Because man is a fallen, sinful creature, and his reason, and therefore his conscience, is all too easily darkened, corrupted, when it comes to his moral behavior. People will easily rationalize their immoral lives when they lose faith and abandon their religion. And likewise, people will readily point to the widespread moral degeneracy itself in their society to ratify their false consciences – they will say that what I do is ok because “everyone” is doing it, and so it must be ok. Everyone can’t possibly be wrong.

In addition, sinful man has a debilitating tendency to believe that no one can really be expected to live up to the demanding moral code of religions like Catholicism or evangelical Protestantism, and once again this is easily proven to him by the very fact that so few people in a decaying society in fact seem capable of a higher moral life. And in a certain sense, this conviction that man can’t be expected to be highly moral did have a certain force of argument behind it until Jesus Christ and His saving power came into this world.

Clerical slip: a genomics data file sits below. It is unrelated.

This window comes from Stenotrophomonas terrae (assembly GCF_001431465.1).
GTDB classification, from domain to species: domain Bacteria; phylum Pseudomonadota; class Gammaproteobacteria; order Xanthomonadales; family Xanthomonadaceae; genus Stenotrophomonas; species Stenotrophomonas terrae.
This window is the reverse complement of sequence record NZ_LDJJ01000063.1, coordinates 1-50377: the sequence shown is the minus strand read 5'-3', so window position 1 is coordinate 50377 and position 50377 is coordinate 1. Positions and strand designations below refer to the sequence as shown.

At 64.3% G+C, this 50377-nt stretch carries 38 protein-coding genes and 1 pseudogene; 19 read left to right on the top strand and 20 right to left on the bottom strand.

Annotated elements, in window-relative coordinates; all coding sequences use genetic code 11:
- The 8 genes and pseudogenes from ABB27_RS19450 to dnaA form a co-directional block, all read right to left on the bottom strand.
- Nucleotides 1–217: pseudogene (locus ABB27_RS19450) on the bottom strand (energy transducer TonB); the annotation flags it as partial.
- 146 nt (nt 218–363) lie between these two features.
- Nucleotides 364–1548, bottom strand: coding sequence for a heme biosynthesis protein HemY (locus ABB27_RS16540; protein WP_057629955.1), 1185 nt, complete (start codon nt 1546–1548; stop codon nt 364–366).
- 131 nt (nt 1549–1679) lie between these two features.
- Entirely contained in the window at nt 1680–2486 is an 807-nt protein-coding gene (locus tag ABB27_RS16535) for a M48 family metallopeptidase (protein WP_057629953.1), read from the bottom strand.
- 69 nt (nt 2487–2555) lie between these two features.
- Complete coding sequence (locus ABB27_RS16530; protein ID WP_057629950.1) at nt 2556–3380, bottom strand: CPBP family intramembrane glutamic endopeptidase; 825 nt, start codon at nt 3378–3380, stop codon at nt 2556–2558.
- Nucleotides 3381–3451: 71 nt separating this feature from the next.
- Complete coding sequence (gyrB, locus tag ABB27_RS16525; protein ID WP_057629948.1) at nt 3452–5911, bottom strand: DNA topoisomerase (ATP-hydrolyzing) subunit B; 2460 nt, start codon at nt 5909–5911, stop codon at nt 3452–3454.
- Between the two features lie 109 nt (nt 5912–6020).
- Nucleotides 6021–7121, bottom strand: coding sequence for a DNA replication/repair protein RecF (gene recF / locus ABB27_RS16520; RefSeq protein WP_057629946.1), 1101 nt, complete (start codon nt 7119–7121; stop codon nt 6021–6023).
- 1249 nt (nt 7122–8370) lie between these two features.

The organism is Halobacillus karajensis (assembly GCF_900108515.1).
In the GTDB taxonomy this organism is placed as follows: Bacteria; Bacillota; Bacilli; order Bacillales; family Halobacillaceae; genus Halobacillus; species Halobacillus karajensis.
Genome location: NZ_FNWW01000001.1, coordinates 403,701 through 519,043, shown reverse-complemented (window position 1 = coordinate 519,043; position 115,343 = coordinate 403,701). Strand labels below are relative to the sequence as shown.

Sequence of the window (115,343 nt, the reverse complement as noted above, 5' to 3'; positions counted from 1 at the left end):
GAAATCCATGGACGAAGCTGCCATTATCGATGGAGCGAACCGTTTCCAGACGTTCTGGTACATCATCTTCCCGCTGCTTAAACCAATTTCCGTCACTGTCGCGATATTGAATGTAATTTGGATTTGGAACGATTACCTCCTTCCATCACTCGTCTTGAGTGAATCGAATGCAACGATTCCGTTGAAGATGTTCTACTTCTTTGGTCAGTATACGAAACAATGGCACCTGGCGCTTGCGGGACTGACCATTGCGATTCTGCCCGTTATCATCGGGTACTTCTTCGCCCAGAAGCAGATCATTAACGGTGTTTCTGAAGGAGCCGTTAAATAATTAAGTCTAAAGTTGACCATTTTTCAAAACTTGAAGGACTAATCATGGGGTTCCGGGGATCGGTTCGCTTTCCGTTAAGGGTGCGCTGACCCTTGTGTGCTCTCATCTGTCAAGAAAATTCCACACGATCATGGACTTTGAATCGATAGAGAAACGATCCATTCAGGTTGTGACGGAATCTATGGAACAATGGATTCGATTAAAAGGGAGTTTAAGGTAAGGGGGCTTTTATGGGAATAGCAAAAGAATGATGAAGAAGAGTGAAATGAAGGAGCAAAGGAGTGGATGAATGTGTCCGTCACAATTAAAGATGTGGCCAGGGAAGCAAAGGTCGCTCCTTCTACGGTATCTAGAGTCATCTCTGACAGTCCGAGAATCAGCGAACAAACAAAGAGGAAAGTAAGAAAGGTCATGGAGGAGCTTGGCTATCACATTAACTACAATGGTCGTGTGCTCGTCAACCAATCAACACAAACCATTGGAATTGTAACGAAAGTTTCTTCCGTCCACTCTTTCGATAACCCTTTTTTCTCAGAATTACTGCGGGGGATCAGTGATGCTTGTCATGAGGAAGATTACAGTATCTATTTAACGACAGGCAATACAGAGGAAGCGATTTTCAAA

But all this bad news is infinitely outweighed by the Good News that we are celebrating for almost two months, the resurrection of Jesus. This good news not only provides the answer for this rationalization of sin, but it offers the solid hope, for true believers, that life, any life, every life can be changed no matter how mired in sin.. If Christ has risen from the dead, as we believe, then a divine power has entered our world that can change men’s lives, including their morality; it is the same power that raised Jesus from the dead, the power of the Holy Spirit.

Indeed, we see just how empty all this rationalizing of sinful behavior is today when we look at the Apostles themselves, before and after the resurrection of Jesus. Before the resurrection, the Apostles are seen to be at times petty and jealous, sinful men, even if not gravely sinful, and during the Passion they are cowards, with Peter actually betraying the Master with lies. Then after Easter Sunday and the resurrection appearances and the sending of the Holy Spirit on Pentecost, they are transformed into fearless men of truth, who joyfully suffer for the Gospel and finally willingly become martyrs for the Truth and the salvation of souls. A new power had entered the world, and had entered their souls – the power of the Risen Lord and the Holy Spirit.